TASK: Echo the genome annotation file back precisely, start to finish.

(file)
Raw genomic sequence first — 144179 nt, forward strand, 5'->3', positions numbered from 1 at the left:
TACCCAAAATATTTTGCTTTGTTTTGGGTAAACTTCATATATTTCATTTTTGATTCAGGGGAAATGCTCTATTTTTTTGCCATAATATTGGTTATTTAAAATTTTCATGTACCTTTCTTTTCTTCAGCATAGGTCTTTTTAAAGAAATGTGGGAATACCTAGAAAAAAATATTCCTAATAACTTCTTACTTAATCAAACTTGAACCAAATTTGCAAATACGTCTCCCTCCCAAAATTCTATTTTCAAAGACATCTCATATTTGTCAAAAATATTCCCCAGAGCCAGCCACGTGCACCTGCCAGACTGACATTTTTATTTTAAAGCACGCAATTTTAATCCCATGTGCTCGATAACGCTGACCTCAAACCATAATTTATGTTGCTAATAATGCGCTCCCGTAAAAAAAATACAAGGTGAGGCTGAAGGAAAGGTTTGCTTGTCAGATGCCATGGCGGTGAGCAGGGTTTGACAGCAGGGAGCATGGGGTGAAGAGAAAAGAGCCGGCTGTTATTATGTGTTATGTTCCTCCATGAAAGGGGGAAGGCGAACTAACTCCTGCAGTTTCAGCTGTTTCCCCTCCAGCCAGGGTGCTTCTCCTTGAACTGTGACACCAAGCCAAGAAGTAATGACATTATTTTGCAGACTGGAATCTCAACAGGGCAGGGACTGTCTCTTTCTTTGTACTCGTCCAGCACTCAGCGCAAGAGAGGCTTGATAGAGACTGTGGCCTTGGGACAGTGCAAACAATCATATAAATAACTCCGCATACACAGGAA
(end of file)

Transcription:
Raw genomic sequence first — 144179 nt, forward strand, 5'->3', positions numbered from 1 at the left:
TACCCAAAATATTTTGCTTTGTTTTGGGTAAACTTCATATATTTCATTTTTGATTCAGGGGAAATGCTCTATTTTTTTGCCATAATATTGGTTATTTAAAATTTTCATGTACCTTTCTTTTCTTCAGCATAGGTCTTTTTAAAGAAATGTGGGAATACCTAGAAAAAAATATTCCTAATAACTTCTTACTTAATCAAACTTGAACCAAATTTGCAAATACGTCTCCCTCCCAAAATTCTATTTTCAAAGACATCTCATATTTGTCAAAAATATTCCCCAGAGCCAGCCACGTGCACCTGCCAGACTGACATTTTTATTTTAAAGCACGCAATTTTAATCCCATGTGCTCGATAACGCTGACCTCAAACCATAATTTATGTTGCTAATAATGCGCTCCCGTAAAAAAAATACAAGGTGAGGCTGAAGGAAAGGTTTGCTTGTCAGATGCCATGGCGGTGAGCAGGGTTTGACAGCAGGGAGCATGGGGTGAAGAGAAAAGAGCCGGCTGTTATTATGTGTTATGTTCCTCCATGAAAGGGGGAAGGCGAACTAACTCCTGCAGTTTCAGCTGTTTCCCCTCCAGCCAGGGTGCTTCTCCTTGAACTGTGACACCAAGCCAAGAAGTAATGACATTATTTTGCAGACTGGAATCTCAACAGGGCAGGGACTGTCTCTTTCTTTGTACTCGTCCAGCACTCAGCGCAAGAGAGGCTTGATAGAGACTGTGGCCTTGGGACAGTGCAAACAATCATATAAATAACTCCGCATACACAGGAA